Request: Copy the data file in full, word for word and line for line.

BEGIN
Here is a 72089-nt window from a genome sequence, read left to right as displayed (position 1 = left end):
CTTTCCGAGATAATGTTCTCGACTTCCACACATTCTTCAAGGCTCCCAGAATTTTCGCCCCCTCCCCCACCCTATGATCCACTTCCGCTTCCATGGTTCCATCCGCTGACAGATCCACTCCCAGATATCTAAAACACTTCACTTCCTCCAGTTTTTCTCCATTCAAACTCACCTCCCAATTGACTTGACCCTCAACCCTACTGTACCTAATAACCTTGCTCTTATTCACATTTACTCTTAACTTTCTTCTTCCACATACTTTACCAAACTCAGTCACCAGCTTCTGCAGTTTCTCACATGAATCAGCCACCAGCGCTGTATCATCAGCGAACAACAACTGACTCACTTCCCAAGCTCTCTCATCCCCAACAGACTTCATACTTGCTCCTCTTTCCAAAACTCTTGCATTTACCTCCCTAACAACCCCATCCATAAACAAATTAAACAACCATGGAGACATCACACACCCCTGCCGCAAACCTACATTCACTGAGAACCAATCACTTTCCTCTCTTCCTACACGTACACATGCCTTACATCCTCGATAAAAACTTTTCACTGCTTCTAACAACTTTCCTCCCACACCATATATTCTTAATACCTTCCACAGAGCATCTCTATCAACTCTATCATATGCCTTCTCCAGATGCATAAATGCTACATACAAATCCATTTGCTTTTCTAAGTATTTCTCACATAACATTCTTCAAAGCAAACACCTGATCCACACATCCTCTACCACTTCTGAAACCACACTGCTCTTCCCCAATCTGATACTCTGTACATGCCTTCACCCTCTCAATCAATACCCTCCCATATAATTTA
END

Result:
Here is a 72089-nt window from a genome sequence, read left to right as displayed (position 1 = left end):
CTTTCCGAGATAATGTTCTCGACTTCCACACATTCTTCAAGGCTCCCAGAATTTTCGCCCCCTCCCCCACCCTATGATCCACTTCCGCTTCCATGGTTCCATCCGCTGACAGATCCACTCCCAGATATCTAAAACACTTCACTTCCTCCAGTTTTTCTCCATTCAAACTCACCTCCCAATTGACTTGACCCTCAACCCTACTGTACCTAATAACCTTGCTCTTATTCACATTTACTCTTAACTTTCTTCTTCCACATACTTTACCAAACTCAGTCACCAGCTTCTGCAGTTTCTCACATGAATCAGCCACCAGCGCTGTATCATCAGCGAACAACAACTGACTCACTTCCCAAGCTCTCTCATCCCCAACAGACTTCATACTTGCTCCTCTTTCCAAAACTCTTGCATTTACCTCCCTAACAACCCCATCCATAAACAAATTAAACAACCATGGAGACATCACACACCCCTGCCGCAAACCTACATTCACTGAGAACCAATCACTTTCCTCTCTTCCTACACGTACACATGCCTTACATCCTCGATAAAAACTTTTCACTGCTTCTAACAACTTTCCTCCCACACCATATATTCTTAATACCTTCCACAGAGCATCTCTATCAACTCTATCATATGCCTTCTCCAGATGCATAAATGCTACATACAAATCCATTTGCTTTTCTAAGTATTTCTCACATAACATTCTTCAAAGCAAACACCTGATCCACACATCCTCTACCACTTCTGAAACCACACTGCTCTTCCCCAATCTGATACTCTGTACATGCCTTCACCCTCTCAATCAATACCCTCCCATATAATTTA